If you're trying to get ahold of me, I'll be in Florida for the next two weeks. Not that this will stop me from answering my phone or emails. I'll just be standing by ready to take your calls. Hello? Anyone?
I went to the opening at Conner Gallery last Friday. As soon as I got up the steps I grabbed a beer and started talking to some friends, and there were a lot of them. So many, that there was no place to walk. I was sweating profusely; my only hope of relief was the beer in my hand. I actually started to cool down and see the art around me. That is until the bus driver of a gallery owner showed up. "Move back, move back," she herded us back into the rectangular room. She smashed us into the non-space until we were like sweaty Jell-O in a gallery mold. Eventually we grabbed the rest of the beer and drank it on the sidewalk out front. (However, the art in that oven was truly awesome.)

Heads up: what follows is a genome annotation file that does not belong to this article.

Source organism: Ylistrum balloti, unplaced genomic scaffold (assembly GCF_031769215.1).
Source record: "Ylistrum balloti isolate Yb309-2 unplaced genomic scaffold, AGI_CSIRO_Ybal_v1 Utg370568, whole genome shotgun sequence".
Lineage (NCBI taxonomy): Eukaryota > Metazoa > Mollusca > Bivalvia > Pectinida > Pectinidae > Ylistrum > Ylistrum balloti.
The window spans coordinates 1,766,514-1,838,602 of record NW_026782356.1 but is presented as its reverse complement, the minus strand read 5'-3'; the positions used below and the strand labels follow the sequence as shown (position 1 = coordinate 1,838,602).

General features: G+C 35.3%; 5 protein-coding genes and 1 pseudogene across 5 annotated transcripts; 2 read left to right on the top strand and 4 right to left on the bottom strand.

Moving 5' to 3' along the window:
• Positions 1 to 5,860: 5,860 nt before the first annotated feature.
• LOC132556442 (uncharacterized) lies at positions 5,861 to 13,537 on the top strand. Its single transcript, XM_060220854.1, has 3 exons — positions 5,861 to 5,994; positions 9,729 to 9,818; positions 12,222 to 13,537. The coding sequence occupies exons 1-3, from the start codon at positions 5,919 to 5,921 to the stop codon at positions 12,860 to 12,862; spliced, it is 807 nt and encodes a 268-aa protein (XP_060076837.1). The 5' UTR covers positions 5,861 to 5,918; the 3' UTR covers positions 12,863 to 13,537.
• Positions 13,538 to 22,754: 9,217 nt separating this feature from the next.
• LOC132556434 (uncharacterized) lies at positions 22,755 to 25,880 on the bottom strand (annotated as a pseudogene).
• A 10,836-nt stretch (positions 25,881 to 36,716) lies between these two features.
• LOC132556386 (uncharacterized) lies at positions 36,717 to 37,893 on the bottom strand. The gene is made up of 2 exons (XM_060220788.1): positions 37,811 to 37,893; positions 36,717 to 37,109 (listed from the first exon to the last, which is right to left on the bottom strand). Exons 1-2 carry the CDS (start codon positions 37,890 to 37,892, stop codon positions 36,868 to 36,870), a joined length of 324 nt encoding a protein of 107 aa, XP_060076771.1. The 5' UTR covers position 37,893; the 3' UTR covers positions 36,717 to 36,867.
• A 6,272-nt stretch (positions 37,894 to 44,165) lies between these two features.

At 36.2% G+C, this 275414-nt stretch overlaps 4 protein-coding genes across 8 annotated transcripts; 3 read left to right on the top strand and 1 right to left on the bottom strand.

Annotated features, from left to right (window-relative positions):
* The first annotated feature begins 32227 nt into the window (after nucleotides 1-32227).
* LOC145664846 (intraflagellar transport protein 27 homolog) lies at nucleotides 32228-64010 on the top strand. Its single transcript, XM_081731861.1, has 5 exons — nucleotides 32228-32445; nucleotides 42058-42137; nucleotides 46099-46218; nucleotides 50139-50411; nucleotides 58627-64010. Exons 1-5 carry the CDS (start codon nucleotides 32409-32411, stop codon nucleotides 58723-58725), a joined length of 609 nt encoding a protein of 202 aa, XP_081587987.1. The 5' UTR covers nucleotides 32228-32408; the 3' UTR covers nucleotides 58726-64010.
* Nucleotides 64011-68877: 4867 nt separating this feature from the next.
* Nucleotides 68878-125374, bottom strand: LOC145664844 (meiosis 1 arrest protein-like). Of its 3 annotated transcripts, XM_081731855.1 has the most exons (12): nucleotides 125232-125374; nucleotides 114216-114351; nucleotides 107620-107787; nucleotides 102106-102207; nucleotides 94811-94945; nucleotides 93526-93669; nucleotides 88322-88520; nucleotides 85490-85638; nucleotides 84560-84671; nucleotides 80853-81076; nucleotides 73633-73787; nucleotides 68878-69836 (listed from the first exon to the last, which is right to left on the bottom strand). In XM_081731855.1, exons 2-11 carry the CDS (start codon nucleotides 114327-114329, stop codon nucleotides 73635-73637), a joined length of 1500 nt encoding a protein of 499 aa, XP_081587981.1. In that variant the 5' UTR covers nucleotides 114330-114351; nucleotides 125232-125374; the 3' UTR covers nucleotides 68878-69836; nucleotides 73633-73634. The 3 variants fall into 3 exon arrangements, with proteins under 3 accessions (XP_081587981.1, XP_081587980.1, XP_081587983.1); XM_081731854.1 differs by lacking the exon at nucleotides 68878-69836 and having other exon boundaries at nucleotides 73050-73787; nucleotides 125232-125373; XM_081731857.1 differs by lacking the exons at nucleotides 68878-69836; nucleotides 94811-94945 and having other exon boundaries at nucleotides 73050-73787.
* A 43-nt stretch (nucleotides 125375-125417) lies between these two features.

I met with some friends yesterday to discuss, among other things, a terrible rumor about the Photojournalism Program at the Corcoran College. The rumor is that Stephen Crowley, Pulitzer Prize-winning New York Times photographer (the reason that many made the decision to enroll at the Corcoran) may be leaving before we get a chance to be his students. I and several other students questioned the Chair of Photography (and contributor to the NYT), Andy Grundberg, nearly a month ago. He has yet to get back to anyone. Just when I was starting to feel ripped off, l now feel hoodwinked and bamboozled. At least we can count on the consistency of the jumbo slice.